Senior hockey players shine on and off the ice
By: Mack Drake/Garrett Osterode
February was a big month for all Grand Canyon University Club Sports teams.
While there were many qualified candidates for the GCU Club Sports February Athlete of the Month Awards, there were two senior hockey players that were a stick above the rest.
Women’s Ice Hockey: Kylie Kramer
As her final games with GCU Women’s Ice Hockey came and went, Kramer had flashbacks to her childhood, when she first became enamored with the sport as a 7-year-old girl watching her older brother glide on the ice in her hometown of El Mirage.
“I was at the rink all the time to watch him play,” Kramer reflected. “After watching him for so long, I finally gave in and have been in love with the game ever since.”
A product of Shadow Ridge High School in Surprise, Kramer’s love of the game has fueled her to become one of the best players in GCU Women’s Hockey history, and a key figure in the program’s early beginnings in 2016.
A defenseman, Kramer’s senior season with the Lopes included three goals, nine assists and 12 points in 15 games. Her nine assists led the team and her 12 points ranked third behind teammates Faith Casola (13) and Annabelle Koethe (15).
“It’s been surreal,” said Kramer, who played for the Southern California-based Anaheim Lady Ducks in high school. “It’s been a lot of fun being part of the inaugural season (in 2016) and watching the program flourish in the last few years. GCU Hockey has really helped me grow as a leader – on and off the ice.”
Kramer and her teammates take great pride in growing the sport of hockey in the Valley, especially among young girls. For her part, Kramer serves as a coach for the Arizona Kachinas and Small Frys girls hockey program, which was created and operated by the Arizona Coyotes.
Founded in 2018 by Olympic silver medalist Lindsey Fry and Arizona Coyotes Director of Hockey Development Matt Schott, the programs were designed to expose girls to hockey and get them skating at a young age.
GCU Women’s Ice Hockey Head Coach Natalie Rossi is also heavily involved with both programs.
“It’s incredible to be a part of a growing girls’ hockey movement in the state I grew up playing in,” Kramer said. “GCU’s involvement with girls’ hockey in the community has helped me fall back in love with the game that I fell in love with as a little girl.”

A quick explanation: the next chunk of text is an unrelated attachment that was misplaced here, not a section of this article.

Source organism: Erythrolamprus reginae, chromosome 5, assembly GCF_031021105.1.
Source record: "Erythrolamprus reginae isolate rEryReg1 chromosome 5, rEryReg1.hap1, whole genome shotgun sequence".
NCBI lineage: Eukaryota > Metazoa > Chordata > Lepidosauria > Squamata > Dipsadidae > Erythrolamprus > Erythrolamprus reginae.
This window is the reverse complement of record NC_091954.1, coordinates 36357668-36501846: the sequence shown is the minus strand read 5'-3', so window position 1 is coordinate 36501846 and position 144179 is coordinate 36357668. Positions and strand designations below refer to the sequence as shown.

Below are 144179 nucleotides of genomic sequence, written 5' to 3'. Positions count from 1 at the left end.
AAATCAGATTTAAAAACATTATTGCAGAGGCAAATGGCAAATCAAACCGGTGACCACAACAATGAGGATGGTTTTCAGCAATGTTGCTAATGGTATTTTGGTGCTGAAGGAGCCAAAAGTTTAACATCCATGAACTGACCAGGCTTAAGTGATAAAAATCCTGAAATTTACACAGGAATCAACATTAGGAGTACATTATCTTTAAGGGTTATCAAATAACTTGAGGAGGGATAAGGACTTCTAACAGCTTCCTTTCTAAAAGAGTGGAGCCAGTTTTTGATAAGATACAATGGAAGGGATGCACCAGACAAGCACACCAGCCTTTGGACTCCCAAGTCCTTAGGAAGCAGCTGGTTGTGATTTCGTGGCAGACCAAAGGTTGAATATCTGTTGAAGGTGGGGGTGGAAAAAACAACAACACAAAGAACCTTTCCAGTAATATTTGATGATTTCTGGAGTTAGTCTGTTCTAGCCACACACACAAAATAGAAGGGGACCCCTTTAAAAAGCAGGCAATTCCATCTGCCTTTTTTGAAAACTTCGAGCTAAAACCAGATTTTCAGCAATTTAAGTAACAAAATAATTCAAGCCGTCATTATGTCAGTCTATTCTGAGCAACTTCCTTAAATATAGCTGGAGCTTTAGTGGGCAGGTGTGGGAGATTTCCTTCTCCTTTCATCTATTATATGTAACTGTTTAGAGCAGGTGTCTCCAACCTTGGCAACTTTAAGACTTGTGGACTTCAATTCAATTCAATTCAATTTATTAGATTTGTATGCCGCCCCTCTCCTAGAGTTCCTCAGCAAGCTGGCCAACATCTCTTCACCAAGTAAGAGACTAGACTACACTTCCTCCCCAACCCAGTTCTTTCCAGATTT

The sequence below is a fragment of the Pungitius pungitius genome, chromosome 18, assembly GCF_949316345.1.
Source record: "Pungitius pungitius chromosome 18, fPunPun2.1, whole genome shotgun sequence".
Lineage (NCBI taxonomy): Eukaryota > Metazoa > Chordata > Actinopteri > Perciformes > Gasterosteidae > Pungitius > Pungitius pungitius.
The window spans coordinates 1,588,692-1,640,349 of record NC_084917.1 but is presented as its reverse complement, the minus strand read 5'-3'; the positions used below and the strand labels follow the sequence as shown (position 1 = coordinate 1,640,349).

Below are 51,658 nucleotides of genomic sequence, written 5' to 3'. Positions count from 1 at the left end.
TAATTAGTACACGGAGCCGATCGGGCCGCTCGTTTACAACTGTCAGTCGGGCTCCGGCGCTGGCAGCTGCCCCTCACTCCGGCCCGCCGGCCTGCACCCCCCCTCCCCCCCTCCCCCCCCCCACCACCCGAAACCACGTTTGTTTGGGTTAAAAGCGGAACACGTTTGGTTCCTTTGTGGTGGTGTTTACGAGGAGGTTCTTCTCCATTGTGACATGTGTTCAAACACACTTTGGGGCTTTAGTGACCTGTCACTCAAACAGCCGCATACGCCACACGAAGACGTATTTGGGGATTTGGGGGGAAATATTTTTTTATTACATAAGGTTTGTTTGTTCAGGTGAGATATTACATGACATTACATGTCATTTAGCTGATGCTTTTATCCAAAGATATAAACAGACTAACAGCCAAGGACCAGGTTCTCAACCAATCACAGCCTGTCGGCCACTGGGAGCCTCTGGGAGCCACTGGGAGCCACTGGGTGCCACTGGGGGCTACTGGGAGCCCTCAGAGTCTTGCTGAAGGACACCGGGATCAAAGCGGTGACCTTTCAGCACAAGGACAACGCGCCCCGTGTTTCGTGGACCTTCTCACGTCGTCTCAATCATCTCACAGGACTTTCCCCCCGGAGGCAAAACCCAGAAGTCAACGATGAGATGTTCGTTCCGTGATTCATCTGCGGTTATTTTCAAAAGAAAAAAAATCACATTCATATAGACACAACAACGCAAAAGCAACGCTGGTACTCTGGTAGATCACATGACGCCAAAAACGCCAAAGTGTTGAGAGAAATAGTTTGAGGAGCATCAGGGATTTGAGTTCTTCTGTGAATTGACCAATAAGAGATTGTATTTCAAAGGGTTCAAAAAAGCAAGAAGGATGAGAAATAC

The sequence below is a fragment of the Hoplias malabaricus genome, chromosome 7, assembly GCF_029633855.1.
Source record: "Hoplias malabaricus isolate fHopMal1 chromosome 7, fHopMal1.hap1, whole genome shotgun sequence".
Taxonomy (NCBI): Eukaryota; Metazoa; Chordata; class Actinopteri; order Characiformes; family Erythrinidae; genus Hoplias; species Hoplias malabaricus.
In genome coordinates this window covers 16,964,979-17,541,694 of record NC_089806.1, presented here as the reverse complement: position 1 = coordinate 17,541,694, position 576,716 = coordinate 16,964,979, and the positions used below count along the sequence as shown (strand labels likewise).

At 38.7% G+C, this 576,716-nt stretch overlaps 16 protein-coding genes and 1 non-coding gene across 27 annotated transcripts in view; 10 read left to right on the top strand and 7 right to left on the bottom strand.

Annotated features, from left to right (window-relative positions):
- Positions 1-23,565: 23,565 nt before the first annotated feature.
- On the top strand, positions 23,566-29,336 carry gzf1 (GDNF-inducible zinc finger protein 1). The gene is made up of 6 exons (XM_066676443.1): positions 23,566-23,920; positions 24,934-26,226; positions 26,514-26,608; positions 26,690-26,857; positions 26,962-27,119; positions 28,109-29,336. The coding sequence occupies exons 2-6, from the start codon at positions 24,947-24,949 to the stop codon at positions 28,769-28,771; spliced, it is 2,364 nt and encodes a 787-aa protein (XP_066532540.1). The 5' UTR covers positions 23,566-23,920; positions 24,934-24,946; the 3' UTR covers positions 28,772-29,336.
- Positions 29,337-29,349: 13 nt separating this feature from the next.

Kramer will graduate in the spring with a Bachelor’s Degree in Biology – emphasis in pre-medicine. The next step in her journey will be to medical school, where she plans to go into the field of orthopedics.
Until then, Kramer is focused on finishing her last few classes and enjoying the company of her friends, many of whom were she forged close bonds with as teammates on the ice.
“The highlight of GCU Hockey for me has definitely been my teammates — they’re like family,” Kramer said. “I have made friendships that have helped me grow into a better person. I wouldn’t have wanted to play with any other team, especially my senior year.”
Men’s Ice Hockey: Trey Greene
A part of the first recruiting class in GCU Men’s Ice Hockey history and ending his career as a part of GCU’s first-ever ACHA Division I team, Trey Greene, a senior forward from Moorhead, Minnesota, has built a legacy with the GCU Men’s Ice Hockey team. Greene is one of three seniors on this young Lopes’ squad, providing leadership on and off the ice.
“Being a four-year senior has allowed [him] to really build something within this team,” said Lopes’ Head Coach Daniel Roy. “He was one of the first players I recruited and one of just two four-year seniors.”
Greene not only has been a part of the entire history of GCU Ice Hockey, he also has produced on the ice at a very high level. The forward has scored double-digit points each season, including a career-high 32 in 2017-18.
A moment that highlighted Greene’s accomplishment on the ice came on October 20, 2017 when he poured in three goals for his only career hat trick, helping the Lopes to a 5-3 win over Weber State University.
Interested in joining GCU club sports? Click here to learn more!